PFAS, also known as the “forever chemicals”, are a group of man-made compounds whose potential presence in cosmetics and other personal care products have drawn the scrutiny of academic institutions, legislators, and consumers alike. The heightened attention over their use in a variety of consumer products, including cosmetics for texture and consistency, and for effects on skin, such as smoothing or conditioning, have led to state laws banning the sale of such products containing PFAS and class action lawsuits over their marketing claims.
PFAS content in cosmetics has received heightened attention over the past year. In June 2021, Environmental Science and Technology Letters published a study conducted by researchers from the University of Notre Dame who found “high” fluorine content (above 0.384 ug/cm2) in 52% of the 231 products they tested. High fluorine content is an indicator of PFAS content, but only 8% of the products tested listed PFAS as an ingredient. The researchers tested 29 of the high fluorine content products for PFAS, and found at least four in each. In November, website Mamavation published a study of 83 products from 49 “green” cosmetics brands, and found “high” levels of fluorine (above 30 ppm) in 65%.
In mid-December, a class action was filed alleging that a cosmetics brand falsely advertised its cosmetics as “clean and conscious”, “pure” and “free of harsh chemicals” due to the presence of PFAS in the products. The complaint references the Notre Dame study, and alleges that the plaintiffs’ own testing revealed PFAS in each of the products. The defendant’s deadline for responding to the complaint has been extended to April 12.
A second lawsuit was filed at the end of the month by a nonprofit against a second cosmetics brand, alleging that it had falsely advertised certain of its cosmetics as “sustainable,” “good-for-you makeup” from “the original clean brand.” The complaint takes many of its allegations from the company’s sustainability report. The complaint seeks an injunction prohibiting the defendants from violating the consumer protection act. The deadline for responding to the complaint has been extended to March 1.
A third class action was filed in mid-February, alleging that another brand falsely advertised its products as “formulated without chemicals of concern” and “kind to skin & planet.” This complaint takes its allegations substantially from the Mamavation report, but makes many of its allegations based on Mamavation’s reports of the conclusions of the Notre Dame study. Its allegations of PFAS content are limited to the levels of organic fluorine found by Mamavation. The response to the complaint is due April 22.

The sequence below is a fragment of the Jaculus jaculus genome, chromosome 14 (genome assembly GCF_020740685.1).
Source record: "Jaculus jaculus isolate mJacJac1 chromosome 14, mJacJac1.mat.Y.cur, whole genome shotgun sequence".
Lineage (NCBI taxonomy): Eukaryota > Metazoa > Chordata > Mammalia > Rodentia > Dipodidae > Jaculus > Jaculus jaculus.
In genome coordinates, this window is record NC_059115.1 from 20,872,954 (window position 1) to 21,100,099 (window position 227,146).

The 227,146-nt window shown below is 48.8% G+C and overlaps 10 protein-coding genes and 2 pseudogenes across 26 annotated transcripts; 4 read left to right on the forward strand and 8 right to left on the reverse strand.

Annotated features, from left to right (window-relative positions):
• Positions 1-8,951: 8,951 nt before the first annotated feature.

A fourth class action was filed last week with allegations that depart in a significant way from the allegations in the first three complaints. This most recent complaint targets claims that “the quality and safety of our products are our priority” and that the company is “going above and beyond industry standards by providing the best ingredients ….” That is to say that this class action is not targeting the sort of “green” or “pure” claims alleged in the other suits, but just basic claims about quality and safety. There is not as of yet any indication that the complaint has been served.
There is also a significant amount of PFAS legislation pending at both the state and the federal level, including many bills that are or would be applicable to cosmetics:
- Maine: no intentionally added PFAs by 2030, reporting by Jan. 1, 2023
- Maryland: no intentionally added PFAs in cosmetics by Jan. 1, 2025
- California: cosmetics
- Massachusetts: personal care products, among others
- Minnesota: cosmetics
- New York: all products
- Washington: cosmetics
- Federal: cosmetics
Several PFAS have also been added to California’s Proposition 65 List. California’s AB-2762, enacted in 2020, will ban products to which any of 13 PFAS have been intentionally added. SB 343, enacted last October, will ban “recyclable” claims for any item with intentionally added PFAS or PFAS present at a level above 100ppm.
These developments likely have significant implications for many sorts of labeling and advertising practices. Generally, to prevail on a deceptive advertising claim, a plaintiff must show that the advertiser directed misleading representations at consumers. It is for this reason that the class action complaints target the “clean,” “pure,” “sustainable,” and “healthy” sorts of representations made by the companies. Without such representations, it is not at all clear that the plaintiffs would have any particular recourse. Further, questions remain to be answered about whether indirect testing for organic fluorine is sufficient to show the presence of PFAS in a product, or whether one or more sorts of direct PFAS tests will be required. There are also basic questions about whether PFAS represent a health risk to humans and, if so, in what concentrations. Different answers to these questions could substantially change the landscape of both PFAS legislation and PFAS litigation.
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About this Blog
Lathrop GPM has deep experience developing regulatory strategy and defending litigation in the area of per- and polyfluoroalkyl substances (PFAS), and we have been involved in some of the nation’s most-publicized cases. The PFAS Playbook blog is dedicated to helping readers stay up to date and understand the latest regulatory updates on PFAS.